The prophet Jeremiah was commanded by the Lord to write down on a scroll all of the words the Lord had spoken to him concerning the coming disaster He planned to inflict on them, and the offer of forgiveness if they would turn from their wicked ways. The king of Israel responded by confiscating the scroll and burning it, piece by piece. Afterwards, the Lord commanded Jeremiah to write another scroll with the same warning and offer of forgiveness. The Scriptures tell us how the new king responded:
“Neither he nor his attendants nor the people of the land paid any attention to the words the Lord had spoken through Jeremiah the prophet” (Jeremiah 37.2).
The call to confess and repent is basic to the relationship between the Lord Most High and those who desire to be His people. David knew this when he wrote, “Who may ascend the hill of the lord? Who may stand in His holy place? He who has clean hands and a pure heart, who does not lift up his soul to an idol” (Psalm 24.3-4). Peter knew this when he was asked by the crowds on the Day of Pentecost, “What shall we do?” His answer was simple: repent (see Acts 2.37-38). And Jesus knew of this basic element of the gospel when He said, “Blessed are the pure in heart” (Matthew 5.8).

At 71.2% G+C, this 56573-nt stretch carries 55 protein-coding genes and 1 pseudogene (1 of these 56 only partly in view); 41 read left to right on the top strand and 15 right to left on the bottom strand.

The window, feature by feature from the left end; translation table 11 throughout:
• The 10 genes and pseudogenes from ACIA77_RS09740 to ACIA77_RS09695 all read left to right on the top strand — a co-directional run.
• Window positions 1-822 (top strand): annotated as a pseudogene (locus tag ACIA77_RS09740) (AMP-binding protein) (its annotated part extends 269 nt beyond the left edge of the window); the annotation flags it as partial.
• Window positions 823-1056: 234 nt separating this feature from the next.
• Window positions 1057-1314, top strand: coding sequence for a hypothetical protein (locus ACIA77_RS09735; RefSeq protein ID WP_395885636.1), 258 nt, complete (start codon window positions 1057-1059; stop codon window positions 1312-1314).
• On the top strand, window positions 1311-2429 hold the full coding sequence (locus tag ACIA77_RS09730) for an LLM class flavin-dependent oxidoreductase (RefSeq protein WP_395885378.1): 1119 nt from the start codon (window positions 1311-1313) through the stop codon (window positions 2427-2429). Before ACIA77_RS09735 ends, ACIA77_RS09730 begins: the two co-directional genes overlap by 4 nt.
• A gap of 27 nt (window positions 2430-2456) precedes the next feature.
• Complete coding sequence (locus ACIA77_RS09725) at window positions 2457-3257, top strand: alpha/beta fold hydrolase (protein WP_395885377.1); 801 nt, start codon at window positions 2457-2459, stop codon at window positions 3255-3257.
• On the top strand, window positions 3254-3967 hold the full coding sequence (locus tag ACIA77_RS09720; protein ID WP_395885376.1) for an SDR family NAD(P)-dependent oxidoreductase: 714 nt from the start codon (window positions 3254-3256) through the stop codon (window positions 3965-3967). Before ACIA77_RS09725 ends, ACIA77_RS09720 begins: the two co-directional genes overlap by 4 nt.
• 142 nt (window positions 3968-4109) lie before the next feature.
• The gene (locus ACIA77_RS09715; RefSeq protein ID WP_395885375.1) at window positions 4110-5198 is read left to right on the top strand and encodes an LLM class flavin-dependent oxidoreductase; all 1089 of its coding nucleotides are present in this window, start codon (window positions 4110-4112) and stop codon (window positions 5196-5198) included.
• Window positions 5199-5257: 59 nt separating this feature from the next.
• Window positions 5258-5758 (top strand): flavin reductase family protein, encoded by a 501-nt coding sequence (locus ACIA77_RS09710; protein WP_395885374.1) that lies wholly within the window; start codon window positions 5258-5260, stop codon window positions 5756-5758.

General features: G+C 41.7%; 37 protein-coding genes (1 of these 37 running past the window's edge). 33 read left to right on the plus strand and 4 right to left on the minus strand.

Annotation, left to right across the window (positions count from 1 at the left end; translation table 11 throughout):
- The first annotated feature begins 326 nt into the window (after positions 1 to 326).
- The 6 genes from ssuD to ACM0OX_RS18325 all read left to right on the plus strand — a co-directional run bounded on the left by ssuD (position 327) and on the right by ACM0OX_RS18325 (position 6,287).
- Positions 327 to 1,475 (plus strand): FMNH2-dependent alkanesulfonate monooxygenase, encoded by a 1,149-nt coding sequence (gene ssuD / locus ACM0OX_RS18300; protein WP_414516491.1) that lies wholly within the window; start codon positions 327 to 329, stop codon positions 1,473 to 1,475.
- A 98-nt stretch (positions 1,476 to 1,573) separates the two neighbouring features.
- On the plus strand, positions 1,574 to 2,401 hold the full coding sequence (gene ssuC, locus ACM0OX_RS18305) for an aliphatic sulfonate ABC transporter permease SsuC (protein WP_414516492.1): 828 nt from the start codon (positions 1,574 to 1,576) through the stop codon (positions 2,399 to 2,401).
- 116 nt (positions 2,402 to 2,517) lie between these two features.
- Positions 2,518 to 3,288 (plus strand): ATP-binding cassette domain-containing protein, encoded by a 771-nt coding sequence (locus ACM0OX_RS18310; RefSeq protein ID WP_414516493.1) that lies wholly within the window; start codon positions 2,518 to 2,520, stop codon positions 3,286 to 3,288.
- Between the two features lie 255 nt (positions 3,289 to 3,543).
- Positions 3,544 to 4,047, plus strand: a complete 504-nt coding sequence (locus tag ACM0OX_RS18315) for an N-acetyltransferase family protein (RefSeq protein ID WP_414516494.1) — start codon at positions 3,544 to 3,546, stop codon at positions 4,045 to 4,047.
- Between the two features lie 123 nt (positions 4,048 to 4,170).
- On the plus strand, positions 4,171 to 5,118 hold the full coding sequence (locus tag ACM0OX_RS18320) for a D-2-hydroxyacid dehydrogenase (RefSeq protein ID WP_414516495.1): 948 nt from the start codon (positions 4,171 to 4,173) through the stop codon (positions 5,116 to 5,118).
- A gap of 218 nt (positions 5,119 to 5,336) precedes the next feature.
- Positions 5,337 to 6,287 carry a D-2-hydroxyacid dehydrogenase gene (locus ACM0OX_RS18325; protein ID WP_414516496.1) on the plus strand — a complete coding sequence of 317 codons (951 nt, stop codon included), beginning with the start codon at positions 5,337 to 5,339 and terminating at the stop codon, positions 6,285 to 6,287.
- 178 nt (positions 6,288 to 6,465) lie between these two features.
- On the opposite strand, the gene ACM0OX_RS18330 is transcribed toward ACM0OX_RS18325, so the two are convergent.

I have found this basic principle to be true in my own life: I embrace the idea of confession and repentance more than I embrace the practice of confession and repentance. In other words, I know that I cannot continue to live in sin and enjoy the presence of God, but I rarely go through any process of self-examination that would lead me to confess and repent. I am more like the king who paid no attention to the words of the Lord spoken through Jeremiah than I care to admit.
On Sunday, you will be offered a challenge, a challenge to practice confession and repentance rather than just to embrace the idea. Please pray that the Lord would prepare you to embrace it.